Sexual hypocrisy, fractured identities and Azadeh Moaveni’s Lipstick Jihad
BY ANN MARLOWE
In her gripping memoir of “growing up Iranian in America and American in Iran,” Azadeh Moaveni illuminates one of the broadest political truths: Falseness in sexual life leads to falseness everywhere, the denial of truths of the individual body leads to corruption of the body politic.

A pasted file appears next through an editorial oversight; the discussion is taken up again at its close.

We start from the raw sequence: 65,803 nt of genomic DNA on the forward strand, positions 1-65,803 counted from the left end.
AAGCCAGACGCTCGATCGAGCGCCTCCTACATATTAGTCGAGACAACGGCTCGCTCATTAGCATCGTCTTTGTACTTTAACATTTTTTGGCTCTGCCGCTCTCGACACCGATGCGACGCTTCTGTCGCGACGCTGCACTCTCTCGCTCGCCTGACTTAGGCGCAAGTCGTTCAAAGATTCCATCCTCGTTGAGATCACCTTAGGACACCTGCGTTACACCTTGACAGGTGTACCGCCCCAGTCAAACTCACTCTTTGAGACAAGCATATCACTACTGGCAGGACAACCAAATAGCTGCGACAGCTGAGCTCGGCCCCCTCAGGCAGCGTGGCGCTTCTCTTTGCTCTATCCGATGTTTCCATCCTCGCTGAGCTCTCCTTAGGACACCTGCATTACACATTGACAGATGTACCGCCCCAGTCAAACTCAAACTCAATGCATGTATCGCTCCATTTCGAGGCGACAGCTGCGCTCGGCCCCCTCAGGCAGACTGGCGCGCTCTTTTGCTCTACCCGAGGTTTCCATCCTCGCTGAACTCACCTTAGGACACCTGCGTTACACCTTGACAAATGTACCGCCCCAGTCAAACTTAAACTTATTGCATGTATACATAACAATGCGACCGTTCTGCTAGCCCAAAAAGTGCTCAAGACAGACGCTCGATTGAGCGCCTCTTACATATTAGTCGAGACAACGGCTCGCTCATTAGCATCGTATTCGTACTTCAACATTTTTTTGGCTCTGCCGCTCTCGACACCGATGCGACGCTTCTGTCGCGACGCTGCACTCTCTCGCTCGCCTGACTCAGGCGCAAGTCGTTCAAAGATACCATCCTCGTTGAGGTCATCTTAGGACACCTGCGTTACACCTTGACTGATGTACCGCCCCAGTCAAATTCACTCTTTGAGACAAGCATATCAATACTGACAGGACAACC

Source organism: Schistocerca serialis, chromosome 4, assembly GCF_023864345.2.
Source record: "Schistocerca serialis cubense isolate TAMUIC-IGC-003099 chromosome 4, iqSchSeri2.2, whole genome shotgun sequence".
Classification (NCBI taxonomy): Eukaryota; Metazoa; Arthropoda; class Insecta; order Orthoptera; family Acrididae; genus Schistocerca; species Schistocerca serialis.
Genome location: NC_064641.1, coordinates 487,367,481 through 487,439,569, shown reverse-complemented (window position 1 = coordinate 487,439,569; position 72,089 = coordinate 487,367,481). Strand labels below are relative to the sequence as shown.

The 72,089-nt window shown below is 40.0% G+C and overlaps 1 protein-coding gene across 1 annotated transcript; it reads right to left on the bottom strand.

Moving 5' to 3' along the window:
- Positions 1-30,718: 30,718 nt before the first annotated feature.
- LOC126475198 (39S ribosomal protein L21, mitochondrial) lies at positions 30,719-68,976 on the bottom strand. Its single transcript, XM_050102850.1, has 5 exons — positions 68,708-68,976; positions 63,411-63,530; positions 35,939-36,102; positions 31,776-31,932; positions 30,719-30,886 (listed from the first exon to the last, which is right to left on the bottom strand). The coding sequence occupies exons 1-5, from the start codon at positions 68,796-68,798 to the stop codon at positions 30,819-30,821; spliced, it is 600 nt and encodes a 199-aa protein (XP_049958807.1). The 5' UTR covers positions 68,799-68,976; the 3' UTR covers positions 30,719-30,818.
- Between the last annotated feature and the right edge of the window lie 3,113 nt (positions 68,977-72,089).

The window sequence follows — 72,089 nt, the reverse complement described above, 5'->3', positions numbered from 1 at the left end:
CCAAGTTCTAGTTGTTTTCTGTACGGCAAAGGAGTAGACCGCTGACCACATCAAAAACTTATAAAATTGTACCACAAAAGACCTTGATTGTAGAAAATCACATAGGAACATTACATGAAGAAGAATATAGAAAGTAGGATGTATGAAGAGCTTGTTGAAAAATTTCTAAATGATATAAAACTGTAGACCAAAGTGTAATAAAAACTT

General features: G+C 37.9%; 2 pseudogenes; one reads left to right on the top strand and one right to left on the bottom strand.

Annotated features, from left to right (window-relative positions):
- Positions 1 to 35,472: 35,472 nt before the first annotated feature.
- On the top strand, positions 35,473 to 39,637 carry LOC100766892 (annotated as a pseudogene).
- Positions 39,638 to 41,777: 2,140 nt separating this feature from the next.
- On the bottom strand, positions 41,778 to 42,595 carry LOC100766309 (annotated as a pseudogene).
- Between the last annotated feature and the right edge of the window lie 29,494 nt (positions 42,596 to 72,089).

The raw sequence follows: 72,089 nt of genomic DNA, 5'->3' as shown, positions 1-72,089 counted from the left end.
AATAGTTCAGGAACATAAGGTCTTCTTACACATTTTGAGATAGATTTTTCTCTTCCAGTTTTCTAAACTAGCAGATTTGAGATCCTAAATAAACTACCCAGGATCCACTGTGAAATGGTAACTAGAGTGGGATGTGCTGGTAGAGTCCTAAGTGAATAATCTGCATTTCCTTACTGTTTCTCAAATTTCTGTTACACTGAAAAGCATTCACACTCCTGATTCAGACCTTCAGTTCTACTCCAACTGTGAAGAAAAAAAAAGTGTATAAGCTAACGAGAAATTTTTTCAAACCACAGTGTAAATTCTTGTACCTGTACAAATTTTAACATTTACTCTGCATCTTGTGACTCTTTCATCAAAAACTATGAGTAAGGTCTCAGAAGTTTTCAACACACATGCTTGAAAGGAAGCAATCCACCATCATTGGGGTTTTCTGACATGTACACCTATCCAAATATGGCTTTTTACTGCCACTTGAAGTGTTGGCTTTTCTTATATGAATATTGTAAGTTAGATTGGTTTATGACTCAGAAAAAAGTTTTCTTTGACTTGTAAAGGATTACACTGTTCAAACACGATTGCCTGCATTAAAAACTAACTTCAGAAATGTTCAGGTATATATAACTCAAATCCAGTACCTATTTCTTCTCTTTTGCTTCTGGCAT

This isn’t to say that strictness in sexual matters is unilaterally hypocritical, or that sexually conservative cultures corrupt. The rules of traditional societies, including those of traditional Islam, generally work for those particular societies. In the course of my three trips to Afghanistan, and four weeks spent living in an Afghan Uzbek family compound in a provincial city, I met a lot of relatively happy, satisfied people living under rules I’d personally find intolerable: no social mixing of unrelated men and women; arranged marriages, typically between first cousins; and social life pretty much limited to extended family. To be sure, there are Afghans who somatize rather than complaining or acting out their discontent; they live in a pre-Freudian culture so, okay, they’re entitled to some hysteria. But most people seem to find the rules wise, fair, and essential to the continuation of a deeply satisfying, meaningful way of life.